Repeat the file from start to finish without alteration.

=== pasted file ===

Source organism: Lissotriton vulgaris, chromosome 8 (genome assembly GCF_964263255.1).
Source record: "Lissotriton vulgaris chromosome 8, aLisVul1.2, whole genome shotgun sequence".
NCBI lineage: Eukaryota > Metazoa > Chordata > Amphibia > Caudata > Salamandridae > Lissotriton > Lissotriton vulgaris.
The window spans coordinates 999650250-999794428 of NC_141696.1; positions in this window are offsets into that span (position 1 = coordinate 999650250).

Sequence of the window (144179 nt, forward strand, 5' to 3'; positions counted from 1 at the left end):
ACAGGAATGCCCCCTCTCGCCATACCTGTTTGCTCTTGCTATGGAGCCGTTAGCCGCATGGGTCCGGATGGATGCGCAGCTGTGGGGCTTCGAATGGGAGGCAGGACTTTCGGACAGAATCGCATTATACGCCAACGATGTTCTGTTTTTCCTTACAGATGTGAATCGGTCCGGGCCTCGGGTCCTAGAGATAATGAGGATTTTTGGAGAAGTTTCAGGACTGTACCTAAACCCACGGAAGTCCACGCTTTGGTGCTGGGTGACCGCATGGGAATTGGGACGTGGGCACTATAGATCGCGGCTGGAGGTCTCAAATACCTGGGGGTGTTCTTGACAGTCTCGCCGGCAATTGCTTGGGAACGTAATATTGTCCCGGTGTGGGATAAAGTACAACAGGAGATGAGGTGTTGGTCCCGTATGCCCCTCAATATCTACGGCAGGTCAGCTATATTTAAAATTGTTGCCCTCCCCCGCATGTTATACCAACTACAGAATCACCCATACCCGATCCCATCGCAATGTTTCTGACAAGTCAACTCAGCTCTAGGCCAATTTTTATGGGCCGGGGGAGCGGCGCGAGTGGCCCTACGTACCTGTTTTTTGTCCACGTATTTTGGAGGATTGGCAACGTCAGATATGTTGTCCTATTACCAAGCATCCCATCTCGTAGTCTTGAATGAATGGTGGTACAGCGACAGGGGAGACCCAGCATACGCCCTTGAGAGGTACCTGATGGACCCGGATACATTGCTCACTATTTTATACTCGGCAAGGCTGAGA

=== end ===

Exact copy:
Source organism: Lissotriton vulgaris, chromosome 8 (genome assembly GCF_964263255.1).
Source record: "Lissotriton vulgaris chromosome 8, aLisVul1.2, whole genome shotgun sequence".
NCBI lineage: Eukaryota > Metazoa > Chordata > Amphibia > Caudata > Salamandridae > Lissotriton > Lissotriton vulgaris.
The window spans coordinates 999650250-999794428 of NC_141696.1; positions in this window are offsets into that span (position 1 = coordinate 999650250).

Sequence of the window (144179 nt, forward strand, 5' to 3'; positions counted from 1 at the left end):
ACAGGAATGCCCCCTCTCGCCATACCTGTTTGCTCTTGCTATGGAGCCGTTAGCCGCATGGGTCCGGATGGATGCGCAGCTGTGGGGCTTCGAATGGGAGGCAGGACTTTCGGACAGAATCGCATTATACGCCAACGATGTTCTGTTTTTCCTTACAGATGTGAATCGGTCCGGGCCTCGGGTCCTAGAGATAATGAGGATTTTTGGAGAAGTTTCAGGACTGTACCTAAACCCACGGAAGTCCACGCTTTGGTGCTGGGTGACCGCATGGGAATTGGGACGTGGGCACTATAGATCGCGGCTGGAGGTCTCAAATACCTGGGGGTGTTCTTGACAGTCTCGCCGGCAATTGCTTGGGAACGTAATATTGTCCCGGTGTGGGATAAAGTACAACAGGAGATGAGGTGTTGGTCCCGTATGCCCCTCAATATCTACGGCAGGTCAGCTATATTTAAAATTGTTGCCCTCCCCCGCATGTTATACCAACTACAGAATCACCCATACCCGATCCCATCGCAATGTTTCTGACAAGTCAACTCAGCTCTAGGCCAATTTTTATGGGCCGGGGGAGCGGCGCGAGTGGCCCTACGTACCTGTTTTTTGTCCACGTATTTTGGAGGATTGGCAACGTCAGATATGTTGTCCTATTACCAAGCATCCCATCTCGTAGTCTTGAATGAATGGTGGTACAGCGACAGGGGAGACCCAGCATACGCCCTTGAGAGGTACCTGATGGACCCGGATACATTGCTCACTATTTTATACTCGGCAAGGCTGAGA